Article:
The Queensland Government is sending a strong message to drivers who use their phone while driving, introducing the toughest penalties in Australia.
The Palaszczuk Government has announced that drivers caught on their mobile devices will be fined $1000. Demerit points will also be increased from 3 to 4.
If drivers are caught a second time within 12 months, double demerit points will apply and they could lose their licence.
The new laws are set to come in on 1 February 2020.
Transport and Main Roads Minister Mark Bailey acknowledged the penalties were large, but said they were necessary to get the life-saving road safety message through.
“Queenslanders told us they wanted action on this issue.
“Drivers using their phones illegally behind the wheel will pay a high price, but that penalty falls well short of the costs and trauma our community carries for those killed or injured in crashes caused by inattentive drivers.
“A driver’s response time while texting is comparable to that of a driver with a blood alcohol reading of between 0.07 and 0.10.
“Like drink driving, drivers need to know that reaching for the phone to send a quick text or check social media when their eyes should be on the road is unacceptable.
“It’s a deadly habit that needs to stop."
During 2018, 33 people died on Queensland roads because of crashes involving distracted or inattentive drivers or riders.
Over the same period, 1358 people were hospitalised in crashes caused by distracted driving.
Due to difficulties investigators face in determining distraction as the cause of a crash, road safety researchers believe the true number of people being killed or injured in crashes caused by mobile phone use is under-reported.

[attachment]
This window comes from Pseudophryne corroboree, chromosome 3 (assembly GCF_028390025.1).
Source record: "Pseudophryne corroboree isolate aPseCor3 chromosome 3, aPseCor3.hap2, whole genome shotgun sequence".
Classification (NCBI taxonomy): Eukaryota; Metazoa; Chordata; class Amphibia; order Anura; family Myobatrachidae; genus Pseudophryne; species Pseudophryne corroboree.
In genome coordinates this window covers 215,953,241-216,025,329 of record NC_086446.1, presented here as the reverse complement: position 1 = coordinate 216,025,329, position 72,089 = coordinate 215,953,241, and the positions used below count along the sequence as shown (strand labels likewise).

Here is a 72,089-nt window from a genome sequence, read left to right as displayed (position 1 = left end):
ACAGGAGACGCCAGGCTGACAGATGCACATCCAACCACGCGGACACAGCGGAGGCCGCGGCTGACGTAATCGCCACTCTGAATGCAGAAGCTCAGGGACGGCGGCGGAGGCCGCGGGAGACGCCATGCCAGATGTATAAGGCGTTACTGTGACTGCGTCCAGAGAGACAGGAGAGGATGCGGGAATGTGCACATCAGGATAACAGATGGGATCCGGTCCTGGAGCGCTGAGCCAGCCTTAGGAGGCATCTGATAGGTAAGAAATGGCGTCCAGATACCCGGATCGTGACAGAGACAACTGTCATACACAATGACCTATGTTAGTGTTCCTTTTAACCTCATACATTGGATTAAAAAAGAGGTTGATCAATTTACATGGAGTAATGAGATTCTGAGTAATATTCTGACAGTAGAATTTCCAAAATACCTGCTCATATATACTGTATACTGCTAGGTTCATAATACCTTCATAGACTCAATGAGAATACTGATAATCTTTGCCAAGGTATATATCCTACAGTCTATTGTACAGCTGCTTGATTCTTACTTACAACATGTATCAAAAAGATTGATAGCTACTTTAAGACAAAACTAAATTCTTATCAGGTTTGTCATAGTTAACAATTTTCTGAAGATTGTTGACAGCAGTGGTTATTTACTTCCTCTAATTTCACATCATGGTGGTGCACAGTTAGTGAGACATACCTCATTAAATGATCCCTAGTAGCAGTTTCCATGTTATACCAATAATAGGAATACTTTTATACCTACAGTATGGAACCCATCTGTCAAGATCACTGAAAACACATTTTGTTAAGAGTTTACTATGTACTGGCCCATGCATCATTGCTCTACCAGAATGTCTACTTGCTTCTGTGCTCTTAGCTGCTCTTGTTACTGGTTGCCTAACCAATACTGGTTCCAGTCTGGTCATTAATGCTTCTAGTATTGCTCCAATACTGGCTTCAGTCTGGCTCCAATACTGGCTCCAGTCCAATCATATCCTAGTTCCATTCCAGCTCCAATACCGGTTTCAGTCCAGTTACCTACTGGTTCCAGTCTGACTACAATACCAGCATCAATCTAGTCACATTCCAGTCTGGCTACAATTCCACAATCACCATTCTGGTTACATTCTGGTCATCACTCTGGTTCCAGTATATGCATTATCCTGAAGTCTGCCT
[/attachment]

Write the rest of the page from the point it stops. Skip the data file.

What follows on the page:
Unless we take drastic action to intervene and curb distracted driving due to mobile phones, The Bureau of Infrastructure, Transport and Regional Economics (BITRE) has predicted that road deaths will increase by 14% and serious injuries will increase by 25% by 2030
Drivers are being encouraged to turn on the ‘Do not disturb while driving' feature that is in built into both Apple and Android smart phones.
Bicycle Network has campaigned to see the feature automatically turned on for all new phones purchased in Australia.
See the Queensland Government's 'Leave your phone alone' campaign
How to set up Do Not Disturb While Driving
You can let Do Not Disturb While Driving turn on automatically, or add it to Control Center for quick access:
- Go to Settings > Control Center, then tap Customize Controls.
- Tap next to Do Not Disturb While Driving.
On an iPhone X or later, you can swipe down from the top-right corner of your screen and tap to turn the feature on or off. Or on an iPhone 8 or earlier, you can swipe up from the bottom of your screen and tap to turn the feature on or off.
If you want to quickly enable Do Not Disturb mode, swipe down from the top of your screen to open the notification shade and select the Do Not Disturb icon.
To make changes to your settings, you'll need to long tap on the Do Not Disturb icon to go into the Settings menu.
The Turn On Automatically section allows you to automatically turn Do Not Disturb Mode on and you can also set custom rules in this section - including an option to turn the mode on when the phone detects you're driving.